The Government took up one of our good ideas in the bonded scholarship for doctors to go to regional Australia – how about picking up one or two of our education ideas, as well.

Like our Teacher Development Contracts to assist teachers to go back to university to gain specialist knowledge.

Or our Teacher Excellence Scholarships to attract to the profession high-achieving school leavers in fields such as maths, science and IT.

Every parent knows instinctively what the latest research confirms — that well trained and motivated teachers are the best chance their child has got to succeed at school and in life.

And yet, this country under this Government is going the other way. We are unique among developed nations in reducing our public commitment to education.

Five years ago Commonwealth spending on education was at 2.2 per cent of GDP. This year it will be 1.8 per cent. In another four years if this government is not thrown out it will be at 1.7 per cent and Australia’s chance of becoming the Knowledge Nation will be ruined.

And just today the Science and Technology Budget statement revealed a further fall in Commonwealth support for science and innovation.

This Budget proves beyond doubt the Howard Government has given up on the elements we need to become part of the new economy.

Mr Speaker

While I welcome the Government’s move to assist some regional non-government hospitals, I believe the Government still does not understand the Number One issue in health: the state of our public hospital system.

Across Australia the main issues are the absence of public hospital beds, the waiting times for certain procedures, and, sadly, the poor quality of care now available.

If Australians can’t have confidence in their public hospitals, what sort of country have we become?

We are all affected. Yet the Howard Government refuses to provide greater hospital funding.

The Government has a report from an independent expert which says that over the next four years the system needs an extra $620 million just to provide the existing level of services to our growing and aging population.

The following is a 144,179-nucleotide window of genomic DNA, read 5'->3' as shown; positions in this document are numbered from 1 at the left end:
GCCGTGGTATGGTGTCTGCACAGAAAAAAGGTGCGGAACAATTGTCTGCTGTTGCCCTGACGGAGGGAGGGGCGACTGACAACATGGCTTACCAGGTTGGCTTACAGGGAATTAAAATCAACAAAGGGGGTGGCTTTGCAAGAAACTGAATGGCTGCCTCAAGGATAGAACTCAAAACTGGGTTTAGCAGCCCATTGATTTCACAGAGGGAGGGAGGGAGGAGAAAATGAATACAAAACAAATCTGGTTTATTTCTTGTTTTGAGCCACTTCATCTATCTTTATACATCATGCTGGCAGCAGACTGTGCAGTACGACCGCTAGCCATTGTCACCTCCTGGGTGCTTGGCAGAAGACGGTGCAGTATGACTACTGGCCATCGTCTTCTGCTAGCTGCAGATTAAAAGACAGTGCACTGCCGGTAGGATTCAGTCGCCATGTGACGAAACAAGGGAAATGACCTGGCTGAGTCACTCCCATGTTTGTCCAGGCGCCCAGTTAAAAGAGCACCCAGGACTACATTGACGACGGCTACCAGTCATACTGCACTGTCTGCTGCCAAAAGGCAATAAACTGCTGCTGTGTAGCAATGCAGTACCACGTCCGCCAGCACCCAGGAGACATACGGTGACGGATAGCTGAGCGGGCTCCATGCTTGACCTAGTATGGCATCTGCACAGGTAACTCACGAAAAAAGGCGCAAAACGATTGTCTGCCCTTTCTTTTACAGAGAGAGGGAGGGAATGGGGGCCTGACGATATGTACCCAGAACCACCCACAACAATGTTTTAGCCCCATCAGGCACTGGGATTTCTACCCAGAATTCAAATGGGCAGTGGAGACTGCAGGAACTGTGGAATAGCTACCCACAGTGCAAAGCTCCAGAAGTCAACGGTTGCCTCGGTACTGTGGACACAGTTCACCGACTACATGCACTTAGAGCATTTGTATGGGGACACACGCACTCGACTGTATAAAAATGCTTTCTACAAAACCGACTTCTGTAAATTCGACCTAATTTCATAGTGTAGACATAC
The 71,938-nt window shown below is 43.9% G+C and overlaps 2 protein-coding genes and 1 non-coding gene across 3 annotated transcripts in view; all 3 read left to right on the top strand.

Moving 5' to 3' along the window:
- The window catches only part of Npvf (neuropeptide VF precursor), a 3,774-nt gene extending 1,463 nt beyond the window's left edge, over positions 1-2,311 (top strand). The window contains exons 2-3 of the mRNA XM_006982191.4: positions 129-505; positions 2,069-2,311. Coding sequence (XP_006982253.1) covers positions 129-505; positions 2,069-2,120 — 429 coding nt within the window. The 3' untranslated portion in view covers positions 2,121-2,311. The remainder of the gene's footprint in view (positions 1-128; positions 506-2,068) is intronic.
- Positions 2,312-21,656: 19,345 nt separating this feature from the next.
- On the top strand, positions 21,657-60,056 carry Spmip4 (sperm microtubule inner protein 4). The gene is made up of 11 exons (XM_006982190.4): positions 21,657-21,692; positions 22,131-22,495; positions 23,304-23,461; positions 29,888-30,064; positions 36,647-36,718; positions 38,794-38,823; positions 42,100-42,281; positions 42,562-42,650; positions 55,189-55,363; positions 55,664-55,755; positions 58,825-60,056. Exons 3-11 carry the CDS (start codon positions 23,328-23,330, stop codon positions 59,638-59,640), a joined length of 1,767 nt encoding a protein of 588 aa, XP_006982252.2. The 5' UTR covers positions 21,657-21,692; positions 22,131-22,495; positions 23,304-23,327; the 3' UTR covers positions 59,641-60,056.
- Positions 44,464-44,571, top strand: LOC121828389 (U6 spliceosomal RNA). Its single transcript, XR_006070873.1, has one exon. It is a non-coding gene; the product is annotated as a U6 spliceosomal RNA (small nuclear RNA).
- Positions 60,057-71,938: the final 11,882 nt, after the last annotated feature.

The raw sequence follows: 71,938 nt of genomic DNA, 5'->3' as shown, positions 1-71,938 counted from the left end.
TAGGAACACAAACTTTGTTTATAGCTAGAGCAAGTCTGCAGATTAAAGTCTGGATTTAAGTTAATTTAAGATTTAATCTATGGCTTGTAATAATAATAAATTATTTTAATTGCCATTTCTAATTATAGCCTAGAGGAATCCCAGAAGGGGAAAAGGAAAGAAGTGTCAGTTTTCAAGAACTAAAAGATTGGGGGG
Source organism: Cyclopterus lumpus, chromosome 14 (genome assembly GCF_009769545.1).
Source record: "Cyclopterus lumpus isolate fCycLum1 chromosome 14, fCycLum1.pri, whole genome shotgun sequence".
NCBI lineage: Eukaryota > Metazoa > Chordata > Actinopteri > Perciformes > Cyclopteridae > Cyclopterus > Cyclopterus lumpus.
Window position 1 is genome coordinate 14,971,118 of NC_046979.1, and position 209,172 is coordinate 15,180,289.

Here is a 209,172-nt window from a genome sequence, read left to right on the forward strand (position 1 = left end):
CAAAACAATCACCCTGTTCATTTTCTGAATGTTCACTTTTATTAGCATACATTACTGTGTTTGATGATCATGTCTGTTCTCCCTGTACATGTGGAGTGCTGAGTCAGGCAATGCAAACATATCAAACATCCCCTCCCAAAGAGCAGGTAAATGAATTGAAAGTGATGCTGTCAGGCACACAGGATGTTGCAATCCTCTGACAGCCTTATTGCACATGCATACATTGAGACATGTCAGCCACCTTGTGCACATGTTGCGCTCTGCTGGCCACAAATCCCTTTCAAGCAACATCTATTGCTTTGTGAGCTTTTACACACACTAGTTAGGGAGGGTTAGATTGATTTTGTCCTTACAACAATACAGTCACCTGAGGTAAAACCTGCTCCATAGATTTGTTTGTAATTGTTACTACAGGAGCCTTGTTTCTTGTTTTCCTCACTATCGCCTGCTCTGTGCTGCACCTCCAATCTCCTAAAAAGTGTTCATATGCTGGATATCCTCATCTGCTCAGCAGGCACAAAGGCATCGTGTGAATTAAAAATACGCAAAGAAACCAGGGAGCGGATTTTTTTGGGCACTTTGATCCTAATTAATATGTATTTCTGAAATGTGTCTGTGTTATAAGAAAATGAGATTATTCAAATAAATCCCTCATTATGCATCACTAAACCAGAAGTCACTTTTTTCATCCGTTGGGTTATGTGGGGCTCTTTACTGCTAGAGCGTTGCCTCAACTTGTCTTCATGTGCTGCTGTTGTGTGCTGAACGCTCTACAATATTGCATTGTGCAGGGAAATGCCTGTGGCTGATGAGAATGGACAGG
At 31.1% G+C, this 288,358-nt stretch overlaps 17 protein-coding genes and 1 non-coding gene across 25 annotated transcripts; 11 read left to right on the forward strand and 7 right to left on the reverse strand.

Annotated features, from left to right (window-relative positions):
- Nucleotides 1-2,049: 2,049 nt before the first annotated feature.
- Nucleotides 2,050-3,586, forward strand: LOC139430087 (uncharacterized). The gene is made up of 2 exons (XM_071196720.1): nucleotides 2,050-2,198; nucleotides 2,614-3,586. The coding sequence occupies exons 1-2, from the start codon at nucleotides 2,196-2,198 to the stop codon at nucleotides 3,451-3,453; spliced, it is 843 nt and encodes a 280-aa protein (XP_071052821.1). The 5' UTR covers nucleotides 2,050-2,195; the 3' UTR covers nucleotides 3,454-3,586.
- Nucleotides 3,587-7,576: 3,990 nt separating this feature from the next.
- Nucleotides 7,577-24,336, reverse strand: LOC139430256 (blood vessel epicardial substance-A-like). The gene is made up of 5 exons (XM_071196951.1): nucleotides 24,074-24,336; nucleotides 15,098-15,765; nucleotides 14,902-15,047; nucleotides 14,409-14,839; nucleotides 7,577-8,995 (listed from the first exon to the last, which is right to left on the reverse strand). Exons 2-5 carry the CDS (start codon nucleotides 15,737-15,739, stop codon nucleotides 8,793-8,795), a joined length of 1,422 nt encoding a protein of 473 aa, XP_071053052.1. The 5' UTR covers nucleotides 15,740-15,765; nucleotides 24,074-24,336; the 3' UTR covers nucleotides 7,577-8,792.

A good government is willing to invest in community infrastructure, such as quality hospitals.

Just imagine, if the $360 million this Government is spending on its GST ad campaign was invested in public hospitals you could fund an extra 1200 new hospital beds.

Mr Speaker

What is really needed right now is a driving, active, nation building government – one that has the will to forge real change in this country.

Governments must provide leadership to create the climate in which our best minds can work together to bring about new knowledge and translate ideas into economic growth.

This is not politics. This is the future. It’s not about the next election or who wins and loses. This is about what sort of country we really want for our kids.

Because we have a chance to shape this nation.

The role for Government is to provide an excellent education system, the best incentives for scientific and technological research, underpinned by a first class communications network.

That’s what the Labor Party promises.

Mr Speaker

Finally, let me say the lack of vision in this Budget is not surprising from a Government in love with the past and at war with the future.

We have seen it on the republic, on Aboriginal reconciliation, on foreign policy.

Now we are seeing it all through our domestic economy.

One thing that has amazed me is that in the selling of this Budget so much of the Government effort has been aimed at attacking us – the Labor Party.

Since the poor reception for this Budget has unfolded, and as the Government has become more sensitive to public fury over the GST, their need for a deceitful and personal political strategy has become evident.

When you can’t defend your own Budget, you demand the Opposition produce its 2002 Budget right now.

When this doesn’t work you attack the Opposition Leader.

If that doesn’t work you demand the right for one more victory over Paul Keating.

My advice to my fellow Australians is when you hear any of this, reach for your wallet.

You will find it minus your share of the $360 million GST ad campaign.

Recognize this strategy for what it is – a lushly-funded smokescreen over a Judgement Seat they hope you will never sit in.

Mr Speaker

On Tuesday night the Treasurer delivered this Budget speech.

And it is a very telling document.

The first eleven pages – predictable, stodgy, unsurprising.

But the last five pages tell the tale.

They are all blank.

These are the pages the Government could have used, and the pages that will be used under Labor, to set us on the road to the Knowledge Nation.

These pages should have told us how our kids would be better educated to face the great challenges of the new economy.

These pages should have set down the way in which this country can establish a better health system.

These pages should have been used to restore the welfare of families who are at the centre of our society.

Labor will fill these pages. We will fill them in a way that answers those questions I am so often asked by Australians – questions about how to achieve economic growth with fairness.

Fairness for Australian families.

That’s the Australian way.